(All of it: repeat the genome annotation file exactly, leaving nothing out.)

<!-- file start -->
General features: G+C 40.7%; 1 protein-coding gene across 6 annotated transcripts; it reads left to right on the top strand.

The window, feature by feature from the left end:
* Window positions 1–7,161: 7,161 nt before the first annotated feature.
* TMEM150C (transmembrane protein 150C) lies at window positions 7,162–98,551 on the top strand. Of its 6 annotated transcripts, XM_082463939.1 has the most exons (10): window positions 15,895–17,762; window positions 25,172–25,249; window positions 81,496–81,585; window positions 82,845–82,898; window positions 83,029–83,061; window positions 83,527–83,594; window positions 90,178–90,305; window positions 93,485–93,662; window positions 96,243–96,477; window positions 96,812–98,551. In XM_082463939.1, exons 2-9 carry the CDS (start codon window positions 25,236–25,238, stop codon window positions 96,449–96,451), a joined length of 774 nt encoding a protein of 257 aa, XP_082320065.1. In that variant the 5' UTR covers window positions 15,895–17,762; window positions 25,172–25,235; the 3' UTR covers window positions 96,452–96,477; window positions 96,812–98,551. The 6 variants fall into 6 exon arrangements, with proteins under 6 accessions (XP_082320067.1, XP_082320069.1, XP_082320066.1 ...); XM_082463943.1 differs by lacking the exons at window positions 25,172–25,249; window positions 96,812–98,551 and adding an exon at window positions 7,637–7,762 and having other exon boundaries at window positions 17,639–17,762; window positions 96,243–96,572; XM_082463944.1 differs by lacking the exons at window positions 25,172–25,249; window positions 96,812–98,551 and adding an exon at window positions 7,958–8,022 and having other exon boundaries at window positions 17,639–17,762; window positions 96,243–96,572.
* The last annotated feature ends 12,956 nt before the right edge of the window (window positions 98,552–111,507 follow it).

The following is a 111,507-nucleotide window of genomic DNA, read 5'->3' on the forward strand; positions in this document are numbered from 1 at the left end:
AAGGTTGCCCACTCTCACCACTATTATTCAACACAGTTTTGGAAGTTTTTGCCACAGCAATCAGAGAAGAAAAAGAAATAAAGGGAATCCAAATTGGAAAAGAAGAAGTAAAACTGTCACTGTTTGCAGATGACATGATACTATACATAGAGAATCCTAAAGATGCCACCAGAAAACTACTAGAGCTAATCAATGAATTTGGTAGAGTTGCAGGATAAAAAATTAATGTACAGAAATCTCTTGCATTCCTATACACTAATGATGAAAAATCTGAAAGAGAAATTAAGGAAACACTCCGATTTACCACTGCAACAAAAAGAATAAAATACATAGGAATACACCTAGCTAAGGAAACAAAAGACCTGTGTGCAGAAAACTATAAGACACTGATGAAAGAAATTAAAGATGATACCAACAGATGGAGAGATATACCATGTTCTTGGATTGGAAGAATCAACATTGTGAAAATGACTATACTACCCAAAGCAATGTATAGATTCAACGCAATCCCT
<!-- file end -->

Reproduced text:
General features: G+C 40.7%; 1 protein-coding gene across 6 annotated transcripts; it reads left to right on the top strand.

The window, feature by feature from the left end:
* Window positions 1–7,161: 7,161 nt before the first annotated feature.
* TMEM150C (transmembrane protein 150C) lies at window positions 7,162–98,551 on the top strand. Of its 6 annotated transcripts, XM_082463939.1 has the most exons (10): window positions 15,895–17,762; window positions 25,172–25,249; window positions 81,496–81,585; window positions 82,845–82,898; window positions 83,029–83,061; window positions 83,527–83,594; window positions 90,178–90,305; window positions 93,485–93,662; window positions 96,243–96,477; window positions 96,812–98,551. In XM_082463939.1, exons 2-9 carry the CDS (start codon window positions 25,236–25,238, stop codon window positions 96,449–96,451), a joined length of 774 nt encoding a protein of 257 aa, XP_082320065.1. In that variant the 5' UTR covers window positions 15,895–17,762; window positions 25,172–25,235; the 3' UTR covers window positions 96,452–96,477; window positions 96,812–98,551. The 6 variants fall into 6 exon arrangements, with proteins under 6 accessions (XP_082320067.1, XP_082320069.1, XP_082320066.1 ...); XM_082463943.1 differs by lacking the exons at window positions 25,172–25,249; window positions 96,812–98,551 and adding an exon at window positions 7,637–7,762 and having other exon boundaries at window positions 17,639–17,762; window positions 96,243–96,572; XM_082463944.1 differs by lacking the exons at window positions 25,172–25,249; window positions 96,812–98,551 and adding an exon at window positions 7,958–8,022 and having other exon boundaries at window positions 17,639–17,762; window positions 96,243–96,572.
* The last annotated feature ends 12,956 nt before the right edge of the window (window positions 98,552–111,507 follow it).

The following is a 111,507-nucleotide window of genomic DNA, read 5'->3' on the forward strand; positions in this document are numbered from 1 at the left end:
AAGGTTGCCCACTCTCACCACTATTATTCAACACAGTTTTGGAAGTTTTTGCCACAGCAATCAGAGAAGAAAAAGAAATAAAGGGAATCCAAATTGGAAAAGAAGAAGTAAAACTGTCACTGTTTGCAGATGACATGATACTATACATAGAGAATCCTAAAGATGCCACCAGAAAACTACTAGAGCTAATCAATGAATTTGGTAGAGTTGCAGGATAAAAAATTAATGTACAGAAATCTCTTGCATTCCTATACACTAATGATGAAAAATCTGAAAGAGAAATTAAGGAAACACTCCGATTTACCACTGCAACAAAAAGAATAAAATACATAGGAATACACCTAGCTAAGGAAACAAAAGACCTGTGTGCAGAAAACTATAAGACACTGATGAAAGAAATTAAAGATGATACCAACAGATGGAGAGATATACCATGTTCTTGGATTGGAAGAATCAACATTGTGAAAATGACTATACTACCCAAAGCAATGTATAGATTCAACGCAATCCCT